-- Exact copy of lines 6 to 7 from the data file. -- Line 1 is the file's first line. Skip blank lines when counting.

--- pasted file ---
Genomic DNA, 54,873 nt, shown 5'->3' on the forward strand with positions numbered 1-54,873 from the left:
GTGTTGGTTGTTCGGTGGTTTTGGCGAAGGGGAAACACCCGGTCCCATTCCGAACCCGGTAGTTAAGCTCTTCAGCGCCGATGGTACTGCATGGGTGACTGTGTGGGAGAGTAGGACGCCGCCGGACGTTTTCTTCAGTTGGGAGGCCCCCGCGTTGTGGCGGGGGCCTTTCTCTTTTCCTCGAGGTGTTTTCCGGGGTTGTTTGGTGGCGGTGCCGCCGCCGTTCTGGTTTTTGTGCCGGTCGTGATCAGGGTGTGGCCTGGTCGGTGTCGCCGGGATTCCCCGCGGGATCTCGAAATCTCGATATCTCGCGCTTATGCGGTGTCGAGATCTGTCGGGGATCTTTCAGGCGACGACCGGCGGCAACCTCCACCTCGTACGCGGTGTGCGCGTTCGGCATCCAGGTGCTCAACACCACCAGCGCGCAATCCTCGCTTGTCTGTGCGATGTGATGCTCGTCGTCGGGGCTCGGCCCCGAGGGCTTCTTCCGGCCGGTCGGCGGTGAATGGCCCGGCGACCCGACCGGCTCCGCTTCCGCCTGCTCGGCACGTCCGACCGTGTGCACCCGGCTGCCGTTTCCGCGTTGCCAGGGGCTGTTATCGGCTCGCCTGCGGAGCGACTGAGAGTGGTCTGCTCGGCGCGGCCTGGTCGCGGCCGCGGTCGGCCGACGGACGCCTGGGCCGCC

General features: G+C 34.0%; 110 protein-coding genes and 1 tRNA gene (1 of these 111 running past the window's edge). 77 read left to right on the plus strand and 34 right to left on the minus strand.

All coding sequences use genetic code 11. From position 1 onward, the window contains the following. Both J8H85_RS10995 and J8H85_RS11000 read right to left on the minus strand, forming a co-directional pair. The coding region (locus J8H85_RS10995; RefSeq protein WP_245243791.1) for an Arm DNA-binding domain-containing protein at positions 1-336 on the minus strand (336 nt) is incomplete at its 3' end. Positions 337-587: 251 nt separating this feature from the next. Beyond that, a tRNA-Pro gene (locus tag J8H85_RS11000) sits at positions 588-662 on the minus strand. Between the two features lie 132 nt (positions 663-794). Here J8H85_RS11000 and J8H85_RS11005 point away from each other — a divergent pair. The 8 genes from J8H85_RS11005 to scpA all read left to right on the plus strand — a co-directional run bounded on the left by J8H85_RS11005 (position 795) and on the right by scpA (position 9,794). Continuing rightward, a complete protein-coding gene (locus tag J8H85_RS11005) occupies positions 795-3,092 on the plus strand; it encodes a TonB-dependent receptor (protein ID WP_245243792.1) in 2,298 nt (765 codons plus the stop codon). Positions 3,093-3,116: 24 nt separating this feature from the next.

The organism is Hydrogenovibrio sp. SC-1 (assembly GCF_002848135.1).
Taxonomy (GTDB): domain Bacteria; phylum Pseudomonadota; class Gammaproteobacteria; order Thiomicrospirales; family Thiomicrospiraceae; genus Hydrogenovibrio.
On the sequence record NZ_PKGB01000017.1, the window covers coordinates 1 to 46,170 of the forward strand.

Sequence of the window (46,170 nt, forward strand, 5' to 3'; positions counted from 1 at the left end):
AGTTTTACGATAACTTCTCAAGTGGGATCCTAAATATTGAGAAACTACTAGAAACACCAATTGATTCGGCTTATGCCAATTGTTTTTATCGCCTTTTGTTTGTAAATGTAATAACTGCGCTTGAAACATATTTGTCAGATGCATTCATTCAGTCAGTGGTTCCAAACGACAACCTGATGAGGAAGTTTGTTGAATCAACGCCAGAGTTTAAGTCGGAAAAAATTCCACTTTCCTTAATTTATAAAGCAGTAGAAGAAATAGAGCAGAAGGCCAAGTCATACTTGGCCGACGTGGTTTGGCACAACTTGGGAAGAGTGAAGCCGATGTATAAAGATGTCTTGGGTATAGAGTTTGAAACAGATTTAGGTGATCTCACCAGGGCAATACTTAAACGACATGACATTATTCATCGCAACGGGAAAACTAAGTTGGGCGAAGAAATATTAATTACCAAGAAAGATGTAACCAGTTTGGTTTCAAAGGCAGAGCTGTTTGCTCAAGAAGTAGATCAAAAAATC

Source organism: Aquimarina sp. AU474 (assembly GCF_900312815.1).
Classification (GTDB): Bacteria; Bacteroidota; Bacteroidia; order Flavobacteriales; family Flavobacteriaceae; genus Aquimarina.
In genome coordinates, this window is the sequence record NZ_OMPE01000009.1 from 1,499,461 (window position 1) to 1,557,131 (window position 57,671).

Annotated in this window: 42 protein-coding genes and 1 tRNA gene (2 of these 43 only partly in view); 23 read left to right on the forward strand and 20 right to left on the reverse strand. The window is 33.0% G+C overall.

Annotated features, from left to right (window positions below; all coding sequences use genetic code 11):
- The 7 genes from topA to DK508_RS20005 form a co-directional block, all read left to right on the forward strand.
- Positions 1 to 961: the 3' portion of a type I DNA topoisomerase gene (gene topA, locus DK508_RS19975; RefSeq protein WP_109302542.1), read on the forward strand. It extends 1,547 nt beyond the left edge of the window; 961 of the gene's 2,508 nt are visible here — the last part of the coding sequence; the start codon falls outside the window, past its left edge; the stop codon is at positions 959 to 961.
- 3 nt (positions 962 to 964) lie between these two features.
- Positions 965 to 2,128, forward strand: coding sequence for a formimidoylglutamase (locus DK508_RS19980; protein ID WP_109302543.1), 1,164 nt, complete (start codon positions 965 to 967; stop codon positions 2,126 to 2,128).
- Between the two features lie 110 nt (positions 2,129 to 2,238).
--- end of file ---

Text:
Taxonomy (GTDB): domain Bacteria; phylum Pseudomonadota; class Gammaproteobacteria; order Thiomicrospirales; family Thiomicrospiraceae; genus Hydrogenovibrio.
On the sequence record NZ_PKGB01000017.1, the window covers coordinates 1 to 46,170 of the forward strand.